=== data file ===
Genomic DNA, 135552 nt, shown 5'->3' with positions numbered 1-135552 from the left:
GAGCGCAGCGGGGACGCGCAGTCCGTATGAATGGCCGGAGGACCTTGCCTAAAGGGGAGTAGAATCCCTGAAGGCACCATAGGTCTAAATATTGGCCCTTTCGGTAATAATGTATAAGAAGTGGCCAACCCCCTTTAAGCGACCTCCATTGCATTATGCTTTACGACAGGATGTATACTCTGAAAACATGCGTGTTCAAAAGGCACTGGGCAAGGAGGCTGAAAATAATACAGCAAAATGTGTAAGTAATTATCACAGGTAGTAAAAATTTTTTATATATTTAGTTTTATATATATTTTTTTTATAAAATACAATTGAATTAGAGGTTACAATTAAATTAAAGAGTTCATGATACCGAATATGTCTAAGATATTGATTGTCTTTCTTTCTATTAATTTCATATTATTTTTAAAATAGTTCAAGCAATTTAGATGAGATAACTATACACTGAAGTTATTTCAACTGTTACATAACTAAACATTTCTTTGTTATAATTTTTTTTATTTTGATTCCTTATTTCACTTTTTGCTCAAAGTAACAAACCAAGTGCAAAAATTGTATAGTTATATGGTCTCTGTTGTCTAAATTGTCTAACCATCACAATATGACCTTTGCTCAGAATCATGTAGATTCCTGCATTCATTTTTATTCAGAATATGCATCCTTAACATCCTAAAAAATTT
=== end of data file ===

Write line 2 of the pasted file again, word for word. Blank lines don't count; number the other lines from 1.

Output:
GAGCGCAGCGGGGACGCGCAGTCCGTATGAATGGCCGGAGGACCTTGCCTAAAGGGGAGTAGAATCCCTGAAGGCACCATAGGTCTAAATATTGGCCCTTTCGGTAATAATGTATAAGAAGTGGCCAACCCCCTTTAAGCGACCTCCATTGCATTATGCTTTACGACAGGATGTATACTCTGAAAACATGCGTGTTCAAAAGGCACTGGGCAAGGAGGCTGAAAATAATACAGCAAAATGTGTAAGTAATTATCACAGGTAGTAAAAATTTTTTATATATTTAGTTTTATATATATTTTTTTTATAAAATACAATTGAATTAGAGGTTACAATTAAATTAAAGAGTTCATGATACCGAATATGTCTAAGATATTGATTGTCTTTCTTTCTATTAATTTCATATTATTTTTAAAATAGTTCAAGCAATTTAGATGAGATAACTATACACTGAAGTTATTTCAACTGTTACATAACTAAACATTTCTTTGTTATAATTTTTTTTATTTTGATTCCTTATTTCACTTTTTGCTCAAAGTAACAAACCAAGTGCAAAAATTGTATAGTTATATGGTCTCTGTTGTCTAAATTGTCTAACCATCACAATATGACCTTTGCTCAGAATCATGTAGATTCCTGCATTCATTTTTATTCAGAATATGCATCCTTAACATCCTAAAAAATTT